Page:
• iStock/Thinkstock(ROTHSCHILD, Wis.) — Four people including a police officer were killed in Wisconsin Wednesday after a domestic dispute escalated into shootings at three different locations — a bank, a law firm and an apartment complex — and a dramatic standoff between police and the suspect, officials said.The suspect is in custody, police said.Around 12:30 p.m., police responded to a "domestic situation" at Marathon Savings Bank in Rothschild. When they arrived, police discovered two people had been shot. The suspect was not there.Police then received a call about 10 minutes later from the law firm Tlusty, Kennedy and Dirks in nearby Schofield, where the suspect killed one person.Then at 1:30, another person was killed at an apartment complex in Weston, where the suspect had barricaded himself in an apartment.After a few hours of negotiations, there was an exchange of gunfire. The suspect was injured and transported to local hospital in an unknown condition.Nearby schools and a hospital went on lockdown. The lockdowns were later lifted.At some point during the events, an officer with the Everest Metro Police Department was fatally shot. Everest Metro is a small, 27-officer force that serves Schofield and Weston.Police did not provide any further details about the office, nor the other victims or suspect.Copyright © 2017, ABC Radio. All rights reserved.
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  • iStock/Thinkstock(NEW YORK) -- The fatal stabbing of a 66-year-old man in New York City Monday night is being investigated as a bias crime, according to police.Authorities said they have a 28-year-old suspect from Maryland in custody. They said they believed that the man had traveled to New York City to attack and kill black people.According to police, the suspect has a deep-seated hatred against black people."He came here to target male blacks," Assistant Chief Bill Aubrey said Wednesday during a news conference. "[He] picked New York because it's the media capital of the world. ... He knew what he was doing coming up here."Police identified the suspect as James Harris Jackson. Aubrey said he came from Maryland on Friday via a BoltBus.Police said he assaulted Timothy Kaufman, 66, a black man. Jackson is white.Police said the suspect walked into a police substation in Times Square a little after midnight. Two knives were found in his possession, police said. Authorities said he was being questioned.The victim was stabbed in the chest and back at Ninth Avenue and West 36th Street just before 11:30 p.m. Monday.Police said that the victim walked more than a block to a police precinct before collapsing. He was pronounced dead at Bellevue Hospital.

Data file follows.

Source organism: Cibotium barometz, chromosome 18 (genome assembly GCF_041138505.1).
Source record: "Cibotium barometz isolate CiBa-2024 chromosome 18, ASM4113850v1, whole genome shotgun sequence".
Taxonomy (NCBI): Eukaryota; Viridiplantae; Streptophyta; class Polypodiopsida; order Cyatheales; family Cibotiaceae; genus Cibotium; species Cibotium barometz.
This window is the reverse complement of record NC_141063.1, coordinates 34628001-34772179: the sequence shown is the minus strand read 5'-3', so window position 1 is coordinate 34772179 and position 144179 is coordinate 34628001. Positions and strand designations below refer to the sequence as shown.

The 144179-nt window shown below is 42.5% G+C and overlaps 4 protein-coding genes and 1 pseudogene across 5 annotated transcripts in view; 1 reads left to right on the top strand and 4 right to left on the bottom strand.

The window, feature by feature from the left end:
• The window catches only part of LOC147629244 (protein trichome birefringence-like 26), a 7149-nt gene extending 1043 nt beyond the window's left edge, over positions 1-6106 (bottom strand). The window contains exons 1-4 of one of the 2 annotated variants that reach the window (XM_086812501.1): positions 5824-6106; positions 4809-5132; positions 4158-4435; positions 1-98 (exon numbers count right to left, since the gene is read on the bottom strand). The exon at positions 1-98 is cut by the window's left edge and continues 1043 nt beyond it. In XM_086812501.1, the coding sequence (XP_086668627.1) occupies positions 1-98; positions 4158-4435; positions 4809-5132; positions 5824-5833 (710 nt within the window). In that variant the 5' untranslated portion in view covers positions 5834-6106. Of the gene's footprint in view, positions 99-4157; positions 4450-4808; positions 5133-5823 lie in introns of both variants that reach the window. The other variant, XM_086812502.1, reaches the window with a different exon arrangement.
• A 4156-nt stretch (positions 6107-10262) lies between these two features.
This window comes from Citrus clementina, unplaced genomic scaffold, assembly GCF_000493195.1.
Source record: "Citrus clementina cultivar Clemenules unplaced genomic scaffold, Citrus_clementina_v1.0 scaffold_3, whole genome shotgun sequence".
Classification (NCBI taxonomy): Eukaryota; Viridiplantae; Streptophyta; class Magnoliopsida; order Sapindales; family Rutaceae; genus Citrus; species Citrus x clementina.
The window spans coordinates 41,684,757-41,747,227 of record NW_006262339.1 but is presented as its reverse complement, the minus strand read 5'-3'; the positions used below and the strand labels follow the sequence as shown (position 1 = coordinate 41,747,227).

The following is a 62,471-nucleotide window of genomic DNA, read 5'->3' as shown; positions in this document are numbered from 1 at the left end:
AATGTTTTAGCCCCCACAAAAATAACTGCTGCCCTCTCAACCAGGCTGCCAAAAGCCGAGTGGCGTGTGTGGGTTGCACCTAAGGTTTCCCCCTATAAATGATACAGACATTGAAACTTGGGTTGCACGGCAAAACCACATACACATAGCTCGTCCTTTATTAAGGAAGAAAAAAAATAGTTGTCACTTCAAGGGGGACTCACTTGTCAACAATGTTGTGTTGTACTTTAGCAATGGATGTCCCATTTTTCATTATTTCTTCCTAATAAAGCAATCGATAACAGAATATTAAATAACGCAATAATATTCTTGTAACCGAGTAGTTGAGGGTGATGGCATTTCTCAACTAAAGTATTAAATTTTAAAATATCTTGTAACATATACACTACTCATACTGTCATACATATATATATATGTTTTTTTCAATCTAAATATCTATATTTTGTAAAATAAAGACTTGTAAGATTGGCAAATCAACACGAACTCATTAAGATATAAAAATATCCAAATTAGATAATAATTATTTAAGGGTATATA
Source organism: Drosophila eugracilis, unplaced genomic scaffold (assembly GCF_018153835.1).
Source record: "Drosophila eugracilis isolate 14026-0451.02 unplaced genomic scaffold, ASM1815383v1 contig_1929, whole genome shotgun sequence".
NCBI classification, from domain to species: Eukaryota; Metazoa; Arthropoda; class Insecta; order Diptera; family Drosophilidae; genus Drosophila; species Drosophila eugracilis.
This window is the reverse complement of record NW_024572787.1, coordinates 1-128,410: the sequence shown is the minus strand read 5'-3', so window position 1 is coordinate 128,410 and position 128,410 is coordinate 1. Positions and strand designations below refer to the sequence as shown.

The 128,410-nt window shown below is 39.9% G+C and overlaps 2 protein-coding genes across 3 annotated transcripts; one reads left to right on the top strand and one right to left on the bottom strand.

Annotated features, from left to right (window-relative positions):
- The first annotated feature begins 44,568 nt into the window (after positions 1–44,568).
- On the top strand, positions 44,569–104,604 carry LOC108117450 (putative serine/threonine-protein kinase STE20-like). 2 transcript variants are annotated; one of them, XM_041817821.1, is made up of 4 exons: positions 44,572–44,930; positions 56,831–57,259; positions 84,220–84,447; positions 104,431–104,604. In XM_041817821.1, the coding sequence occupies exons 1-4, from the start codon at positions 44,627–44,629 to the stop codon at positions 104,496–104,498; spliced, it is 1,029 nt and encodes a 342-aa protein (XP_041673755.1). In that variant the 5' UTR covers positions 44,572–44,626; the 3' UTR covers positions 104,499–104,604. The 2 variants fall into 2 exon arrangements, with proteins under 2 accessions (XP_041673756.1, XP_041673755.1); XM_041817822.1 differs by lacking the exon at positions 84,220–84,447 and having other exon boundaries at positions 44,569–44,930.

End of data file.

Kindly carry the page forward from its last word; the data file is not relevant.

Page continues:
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  • The Tennessee Bureau of Investigation(NEW YORK) -- A former Tennessee teacher accused of kidnapping his 15-year-old student is believed to have watched a TV show about living off the grid before the pair disappeared, law enforcement sources told ABC News.Tad Cummins, 50, is accused of kidnapping Elizabeth Thomas on March 13. As the manhunt intensifies, officials say there have been no credible sightings of the duo. Tennessee Bureau of Investigation spokesman Josh DeVine told ABC News that if the duo isn’t outside the Southeast, they are likely "off the grid" in a rural area.Three days before the alleged kidnapping, Cummins did online research about his car "to determine if certain features could be tracked by law enforcement," the TBI said Tuesday.He also researched if his SUV was suitable for camping, law enforcement officials said.Cummins, a married father and grandfather, researched teen marriage online as well, specifically the age of consent, according to law enforcement officials.The TBI said that Cummins, who was fired one day after the alleged kidnapping, "may have been abusing his role as a teacher to groom [the teen] ... in an effort to lure and potentially sexually exploit her."One of Thomas' schoolmates had reported seeing Thomas and Cummins kiss in his classroom on Jan. 23, according to a school district investigative report, but Thomas and Cummins denied the claim.Thomas' sister told ABC News that the 15-year-old was bullied in school by students and teachers after the reported kiss and told her "I just have to get away, we have to get away.""I can't handle this anymore . .. all the teachers, all the kids constantly saying mean things, I can't handle it,’" the sister said.Cummins is wanted on allegations of aggravated kidnapping and sexual contact with a minor. An Amber Alert has been issued for Thomas.Authorities say Cummins is believed to be armed and that the teen is "in imminent danger."Authorities said neither Thomas nor Cummins has been in touch with family members.Cummins' wife, Jill, pleaded with her husband Friday to "come home."